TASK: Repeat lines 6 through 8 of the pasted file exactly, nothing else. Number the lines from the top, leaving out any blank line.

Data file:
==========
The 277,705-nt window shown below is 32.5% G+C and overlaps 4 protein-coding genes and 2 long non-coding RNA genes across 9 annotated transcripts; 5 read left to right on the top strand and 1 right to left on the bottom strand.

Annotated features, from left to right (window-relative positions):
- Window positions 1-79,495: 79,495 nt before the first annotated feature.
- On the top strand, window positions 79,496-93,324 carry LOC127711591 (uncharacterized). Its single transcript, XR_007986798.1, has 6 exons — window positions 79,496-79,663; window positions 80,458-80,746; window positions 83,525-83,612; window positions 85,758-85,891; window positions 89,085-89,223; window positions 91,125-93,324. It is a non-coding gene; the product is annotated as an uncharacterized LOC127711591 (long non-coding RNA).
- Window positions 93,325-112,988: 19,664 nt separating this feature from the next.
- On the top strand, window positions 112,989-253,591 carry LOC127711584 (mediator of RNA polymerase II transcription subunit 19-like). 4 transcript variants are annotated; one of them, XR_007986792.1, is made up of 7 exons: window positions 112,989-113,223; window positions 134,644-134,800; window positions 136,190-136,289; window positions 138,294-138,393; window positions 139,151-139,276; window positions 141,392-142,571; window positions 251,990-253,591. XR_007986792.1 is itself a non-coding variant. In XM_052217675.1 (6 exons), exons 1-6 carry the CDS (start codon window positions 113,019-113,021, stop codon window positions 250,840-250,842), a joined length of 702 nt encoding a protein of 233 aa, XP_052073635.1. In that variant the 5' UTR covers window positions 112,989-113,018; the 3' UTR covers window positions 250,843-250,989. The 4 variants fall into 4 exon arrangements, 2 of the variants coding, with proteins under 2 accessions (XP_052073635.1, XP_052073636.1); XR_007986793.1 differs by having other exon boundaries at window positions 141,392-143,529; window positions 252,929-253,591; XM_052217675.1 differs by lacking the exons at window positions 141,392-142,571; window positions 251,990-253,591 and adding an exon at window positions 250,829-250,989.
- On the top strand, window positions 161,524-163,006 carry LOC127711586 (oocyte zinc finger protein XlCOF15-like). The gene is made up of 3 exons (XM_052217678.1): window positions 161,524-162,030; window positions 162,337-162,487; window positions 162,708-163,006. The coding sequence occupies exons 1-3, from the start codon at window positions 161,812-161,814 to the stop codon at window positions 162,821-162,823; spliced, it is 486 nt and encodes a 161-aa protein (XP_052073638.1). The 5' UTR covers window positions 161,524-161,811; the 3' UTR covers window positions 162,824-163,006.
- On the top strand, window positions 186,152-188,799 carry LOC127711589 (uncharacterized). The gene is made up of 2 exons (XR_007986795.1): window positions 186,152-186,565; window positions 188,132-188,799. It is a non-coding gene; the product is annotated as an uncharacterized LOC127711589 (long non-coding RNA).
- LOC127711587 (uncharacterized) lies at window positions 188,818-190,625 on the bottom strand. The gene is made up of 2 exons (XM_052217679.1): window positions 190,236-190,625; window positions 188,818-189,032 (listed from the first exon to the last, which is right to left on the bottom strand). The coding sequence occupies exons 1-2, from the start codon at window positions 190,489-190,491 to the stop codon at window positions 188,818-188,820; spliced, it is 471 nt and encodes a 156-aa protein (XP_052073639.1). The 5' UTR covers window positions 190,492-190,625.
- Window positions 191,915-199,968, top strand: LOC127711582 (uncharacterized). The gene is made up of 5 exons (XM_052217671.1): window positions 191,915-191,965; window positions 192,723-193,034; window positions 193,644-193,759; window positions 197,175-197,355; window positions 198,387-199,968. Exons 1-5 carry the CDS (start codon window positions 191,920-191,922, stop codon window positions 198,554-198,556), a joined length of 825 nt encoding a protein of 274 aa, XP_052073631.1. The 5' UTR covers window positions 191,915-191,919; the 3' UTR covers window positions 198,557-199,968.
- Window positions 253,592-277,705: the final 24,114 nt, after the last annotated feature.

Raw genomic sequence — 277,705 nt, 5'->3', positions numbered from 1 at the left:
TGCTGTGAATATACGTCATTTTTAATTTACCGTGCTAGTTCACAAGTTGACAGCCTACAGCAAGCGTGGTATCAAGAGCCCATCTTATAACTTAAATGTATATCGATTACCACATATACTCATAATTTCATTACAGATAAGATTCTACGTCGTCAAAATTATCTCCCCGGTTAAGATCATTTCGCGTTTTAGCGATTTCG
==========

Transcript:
- On the top strand, window positions 112,989-253,591 carry LOC127711584 (mediator of RNA polymerase II transcription subunit 19-like). 4 transcript variants are annotated; one of them, XR_007986792.1, is made up of 7 exons: window positions 112,989-113,223; window positions 134,644-134,800; window positions 136,190-136,289; window positions 138,294-138,393; window positions 139,151-139,276; window positions 141,392-142,571; window positions 251,990-253,591. XR_007986792.1 is itself a non-coding variant. In XM_052217675.1 (6 exons), exons 1-6 carry the CDS (start codon window positions 113,019-113,021, stop codon window positions 250,840-250,842), a joined length of 702 nt encoding a protein of 233 aa, XP_052073635.1. In that variant the 5' UTR covers window positions 112,989-113,018; the 3' UTR covers window positions 250,843-250,989. The 4 variants fall into 4 exon arrangements, 2 of the variants coding, with proteins under 2 accessions (XP_052073635.1, XP_052073636.1); XR_007986793.1 differs by having other exon boundaries at window positions 141,392-143,529; window positions 252,929-253,591; XM_052217675.1 differs by lacking the exons at window positions 141,392-142,571; window positions 251,990-253,591 and adding an exon at window positions 250,829-250,989.
- On the top strand, window positions 161,524-163,006 carry LOC127711586 (oocyte zinc finger protein XlCOF15-like). The gene is made up of 3 exons (XM_052217678.1): window positions 161,524-162,030; window positions 162,337-162,487; window positions 162,708-163,006. The coding sequence occupies exons 1-3, from the start codon at window positions 161,812-161,814 to the stop codon at window positions 162,821-162,823; spliced, it is 486 nt and encodes a 161-aa protein (XP_052073638.1). The 5' UTR covers window positions 161,524-161,811; the 3' UTR covers window positions 162,824-163,006.
- On the top strand, window positions 186,152-188,799 carry LOC127711589 (uncharacterized). The gene is made up of 2 exons (XR_007986795.1): window positions 186,152-186,565; window positions 188,132-188,799. It is a non-coding gene; the product is annotated as an uncharacterized LOC127711589 (long non-coding RNA).